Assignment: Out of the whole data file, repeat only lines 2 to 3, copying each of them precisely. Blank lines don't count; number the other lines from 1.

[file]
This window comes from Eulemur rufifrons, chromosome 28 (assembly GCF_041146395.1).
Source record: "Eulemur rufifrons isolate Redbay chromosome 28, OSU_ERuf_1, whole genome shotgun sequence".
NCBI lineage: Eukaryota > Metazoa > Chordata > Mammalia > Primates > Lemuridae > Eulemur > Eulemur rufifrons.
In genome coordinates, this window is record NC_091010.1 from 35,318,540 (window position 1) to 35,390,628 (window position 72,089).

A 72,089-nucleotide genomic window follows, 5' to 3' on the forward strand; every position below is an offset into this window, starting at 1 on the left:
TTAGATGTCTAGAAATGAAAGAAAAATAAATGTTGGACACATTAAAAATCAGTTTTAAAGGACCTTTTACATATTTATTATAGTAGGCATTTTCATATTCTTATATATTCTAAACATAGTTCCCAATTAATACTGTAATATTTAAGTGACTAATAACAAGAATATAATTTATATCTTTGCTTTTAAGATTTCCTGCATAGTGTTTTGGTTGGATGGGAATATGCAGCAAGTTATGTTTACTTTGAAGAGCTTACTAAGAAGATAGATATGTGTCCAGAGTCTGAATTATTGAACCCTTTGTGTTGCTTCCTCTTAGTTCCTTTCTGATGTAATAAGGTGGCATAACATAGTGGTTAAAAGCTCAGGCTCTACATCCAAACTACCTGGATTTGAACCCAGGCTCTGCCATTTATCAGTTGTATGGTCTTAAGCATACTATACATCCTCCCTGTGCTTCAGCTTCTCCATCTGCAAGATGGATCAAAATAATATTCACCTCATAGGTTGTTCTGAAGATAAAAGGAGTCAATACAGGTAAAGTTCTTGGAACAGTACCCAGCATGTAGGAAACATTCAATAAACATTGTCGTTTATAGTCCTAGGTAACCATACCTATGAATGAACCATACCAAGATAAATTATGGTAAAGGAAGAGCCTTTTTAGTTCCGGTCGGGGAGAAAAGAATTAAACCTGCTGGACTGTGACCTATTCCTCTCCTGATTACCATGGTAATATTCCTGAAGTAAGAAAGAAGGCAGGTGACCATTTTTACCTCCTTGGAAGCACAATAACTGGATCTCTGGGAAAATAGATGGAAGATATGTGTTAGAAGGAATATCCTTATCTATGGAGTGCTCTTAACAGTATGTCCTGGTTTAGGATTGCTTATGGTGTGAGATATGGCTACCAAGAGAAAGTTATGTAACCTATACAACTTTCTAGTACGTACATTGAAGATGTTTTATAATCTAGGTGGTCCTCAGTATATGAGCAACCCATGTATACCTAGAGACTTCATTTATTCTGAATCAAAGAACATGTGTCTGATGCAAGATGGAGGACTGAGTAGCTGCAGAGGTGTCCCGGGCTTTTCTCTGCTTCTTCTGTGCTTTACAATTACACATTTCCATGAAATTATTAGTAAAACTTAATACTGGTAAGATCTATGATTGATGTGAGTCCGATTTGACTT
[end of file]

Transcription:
Source record: "Eulemur rufifrons isolate Redbay chromosome 28, OSU_ERuf_1, whole genome shotgun sequence".
NCBI lineage: Eukaryota > Metazoa > Chordata > Mammalia > Primates > Lemuridae > Eulemur > Eulemur rufifrons.